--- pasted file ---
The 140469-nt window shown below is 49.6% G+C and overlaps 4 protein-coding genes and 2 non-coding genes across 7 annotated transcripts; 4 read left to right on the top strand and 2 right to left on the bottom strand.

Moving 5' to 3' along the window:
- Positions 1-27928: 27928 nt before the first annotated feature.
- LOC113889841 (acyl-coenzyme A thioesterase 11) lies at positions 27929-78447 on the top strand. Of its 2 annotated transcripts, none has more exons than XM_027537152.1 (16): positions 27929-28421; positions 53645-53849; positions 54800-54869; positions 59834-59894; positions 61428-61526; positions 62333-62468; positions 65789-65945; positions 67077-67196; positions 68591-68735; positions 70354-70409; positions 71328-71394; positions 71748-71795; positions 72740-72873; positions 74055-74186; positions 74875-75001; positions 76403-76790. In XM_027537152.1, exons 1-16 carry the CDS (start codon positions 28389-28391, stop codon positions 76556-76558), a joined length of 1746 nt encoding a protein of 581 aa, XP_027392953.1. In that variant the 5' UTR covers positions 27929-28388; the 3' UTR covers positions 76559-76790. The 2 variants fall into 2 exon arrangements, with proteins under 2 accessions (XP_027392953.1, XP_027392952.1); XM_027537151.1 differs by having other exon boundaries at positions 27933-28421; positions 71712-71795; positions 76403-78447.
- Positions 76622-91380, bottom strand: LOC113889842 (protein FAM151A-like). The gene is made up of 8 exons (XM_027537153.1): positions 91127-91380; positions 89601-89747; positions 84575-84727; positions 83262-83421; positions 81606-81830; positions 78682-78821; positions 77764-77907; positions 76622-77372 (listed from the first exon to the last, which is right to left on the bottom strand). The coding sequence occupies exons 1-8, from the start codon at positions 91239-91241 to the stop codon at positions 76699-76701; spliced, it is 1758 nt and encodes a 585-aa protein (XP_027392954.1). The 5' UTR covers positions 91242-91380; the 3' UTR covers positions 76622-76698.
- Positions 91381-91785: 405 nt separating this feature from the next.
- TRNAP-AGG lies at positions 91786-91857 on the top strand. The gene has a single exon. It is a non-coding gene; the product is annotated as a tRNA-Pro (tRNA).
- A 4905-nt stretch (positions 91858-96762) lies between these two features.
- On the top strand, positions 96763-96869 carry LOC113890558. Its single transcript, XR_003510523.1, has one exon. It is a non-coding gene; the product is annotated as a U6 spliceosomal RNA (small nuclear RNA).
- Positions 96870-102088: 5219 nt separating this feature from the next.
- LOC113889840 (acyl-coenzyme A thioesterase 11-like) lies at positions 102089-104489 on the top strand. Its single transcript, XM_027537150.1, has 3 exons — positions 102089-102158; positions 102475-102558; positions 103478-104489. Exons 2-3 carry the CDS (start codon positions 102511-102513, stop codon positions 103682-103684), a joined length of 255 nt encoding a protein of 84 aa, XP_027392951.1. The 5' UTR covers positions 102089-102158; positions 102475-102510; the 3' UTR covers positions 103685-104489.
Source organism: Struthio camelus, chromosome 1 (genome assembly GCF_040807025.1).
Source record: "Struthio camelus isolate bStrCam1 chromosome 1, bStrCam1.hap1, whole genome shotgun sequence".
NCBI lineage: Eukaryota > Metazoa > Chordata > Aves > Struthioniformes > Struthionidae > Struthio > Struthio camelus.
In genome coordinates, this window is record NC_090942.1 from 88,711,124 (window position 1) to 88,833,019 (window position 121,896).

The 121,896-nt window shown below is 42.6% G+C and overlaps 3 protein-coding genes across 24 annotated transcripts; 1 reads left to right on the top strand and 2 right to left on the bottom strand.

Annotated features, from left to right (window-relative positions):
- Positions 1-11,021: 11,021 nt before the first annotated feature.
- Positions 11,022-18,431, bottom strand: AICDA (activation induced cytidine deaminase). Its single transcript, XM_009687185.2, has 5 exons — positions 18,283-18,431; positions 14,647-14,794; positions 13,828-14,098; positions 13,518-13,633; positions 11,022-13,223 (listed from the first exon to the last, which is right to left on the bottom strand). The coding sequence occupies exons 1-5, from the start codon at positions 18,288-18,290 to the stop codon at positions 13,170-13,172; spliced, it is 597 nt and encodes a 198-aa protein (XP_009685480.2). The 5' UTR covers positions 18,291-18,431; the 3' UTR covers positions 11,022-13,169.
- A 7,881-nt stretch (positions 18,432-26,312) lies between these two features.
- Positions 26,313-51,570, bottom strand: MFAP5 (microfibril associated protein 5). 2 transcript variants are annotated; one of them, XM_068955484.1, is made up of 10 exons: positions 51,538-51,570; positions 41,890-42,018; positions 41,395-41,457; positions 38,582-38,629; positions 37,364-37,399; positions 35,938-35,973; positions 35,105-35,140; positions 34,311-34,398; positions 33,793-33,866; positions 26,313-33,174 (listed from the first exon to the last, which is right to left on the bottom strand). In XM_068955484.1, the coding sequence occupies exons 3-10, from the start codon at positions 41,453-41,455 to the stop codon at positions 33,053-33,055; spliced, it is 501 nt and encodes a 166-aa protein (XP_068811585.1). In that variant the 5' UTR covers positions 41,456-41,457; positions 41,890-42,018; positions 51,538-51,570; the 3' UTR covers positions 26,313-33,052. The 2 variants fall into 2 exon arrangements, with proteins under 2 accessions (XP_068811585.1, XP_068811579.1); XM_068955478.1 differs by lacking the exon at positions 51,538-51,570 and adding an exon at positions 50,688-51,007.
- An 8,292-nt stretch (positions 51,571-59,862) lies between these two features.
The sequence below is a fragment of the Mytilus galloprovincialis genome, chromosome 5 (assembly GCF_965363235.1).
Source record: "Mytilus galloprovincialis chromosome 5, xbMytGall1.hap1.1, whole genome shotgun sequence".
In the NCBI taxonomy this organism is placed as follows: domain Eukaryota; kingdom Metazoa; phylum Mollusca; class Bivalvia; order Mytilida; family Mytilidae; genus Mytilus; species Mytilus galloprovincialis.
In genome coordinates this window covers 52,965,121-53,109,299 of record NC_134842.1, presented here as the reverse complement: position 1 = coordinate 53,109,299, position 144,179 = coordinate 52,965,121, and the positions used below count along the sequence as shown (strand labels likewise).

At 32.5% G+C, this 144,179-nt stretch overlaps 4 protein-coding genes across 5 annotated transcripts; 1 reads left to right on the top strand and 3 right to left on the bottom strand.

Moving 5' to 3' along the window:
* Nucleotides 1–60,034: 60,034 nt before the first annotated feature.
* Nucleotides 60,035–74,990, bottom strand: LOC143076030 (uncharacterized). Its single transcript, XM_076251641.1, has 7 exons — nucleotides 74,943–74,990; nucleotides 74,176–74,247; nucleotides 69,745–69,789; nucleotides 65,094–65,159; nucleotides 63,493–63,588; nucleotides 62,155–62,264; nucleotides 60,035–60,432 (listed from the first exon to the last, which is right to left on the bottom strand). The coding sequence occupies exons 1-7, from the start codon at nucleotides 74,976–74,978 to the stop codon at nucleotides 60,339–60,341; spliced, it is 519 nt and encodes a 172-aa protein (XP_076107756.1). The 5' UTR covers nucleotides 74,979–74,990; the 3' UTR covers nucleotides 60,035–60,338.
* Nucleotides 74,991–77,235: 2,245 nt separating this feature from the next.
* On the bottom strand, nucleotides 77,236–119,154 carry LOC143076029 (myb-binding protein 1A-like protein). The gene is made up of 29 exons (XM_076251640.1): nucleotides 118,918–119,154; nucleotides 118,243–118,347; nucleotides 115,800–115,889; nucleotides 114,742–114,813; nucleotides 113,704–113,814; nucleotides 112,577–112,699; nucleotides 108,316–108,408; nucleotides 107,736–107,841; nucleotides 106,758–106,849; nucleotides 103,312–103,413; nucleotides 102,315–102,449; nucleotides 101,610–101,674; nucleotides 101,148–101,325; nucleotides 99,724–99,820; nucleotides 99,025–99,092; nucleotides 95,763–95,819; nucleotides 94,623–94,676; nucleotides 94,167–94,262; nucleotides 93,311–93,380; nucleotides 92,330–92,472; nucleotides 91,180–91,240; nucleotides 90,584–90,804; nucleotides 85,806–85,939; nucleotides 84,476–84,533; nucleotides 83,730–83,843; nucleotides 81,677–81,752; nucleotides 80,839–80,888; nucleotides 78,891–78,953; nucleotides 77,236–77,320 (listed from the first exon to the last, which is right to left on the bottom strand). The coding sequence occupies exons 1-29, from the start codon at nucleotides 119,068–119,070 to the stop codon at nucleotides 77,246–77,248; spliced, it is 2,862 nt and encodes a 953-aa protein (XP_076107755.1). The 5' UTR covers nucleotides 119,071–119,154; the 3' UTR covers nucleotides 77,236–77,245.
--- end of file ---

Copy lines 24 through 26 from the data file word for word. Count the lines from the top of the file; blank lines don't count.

Source record: "Mytilus galloprovincialis chromosome 5, xbMytGall1.hap1.1, whole genome shotgun sequence".
In the NCBI taxonomy this organism is placed as follows: domain Eukaryota; kingdom Metazoa; phylum Mollusca; class Bivalvia; order Mytilida; family Mytilidae; genus Mytilus; species Mytilus galloprovincialis.
In genome coordinates this window covers 52,965,121-53,109,299 of record NC_134842.1, presented here as the reverse complement: position 1 = coordinate 53,109,299, position 144,179 = coordinate 52,965,121, and the positions used below count along the sequence as shown (strand labels likewise).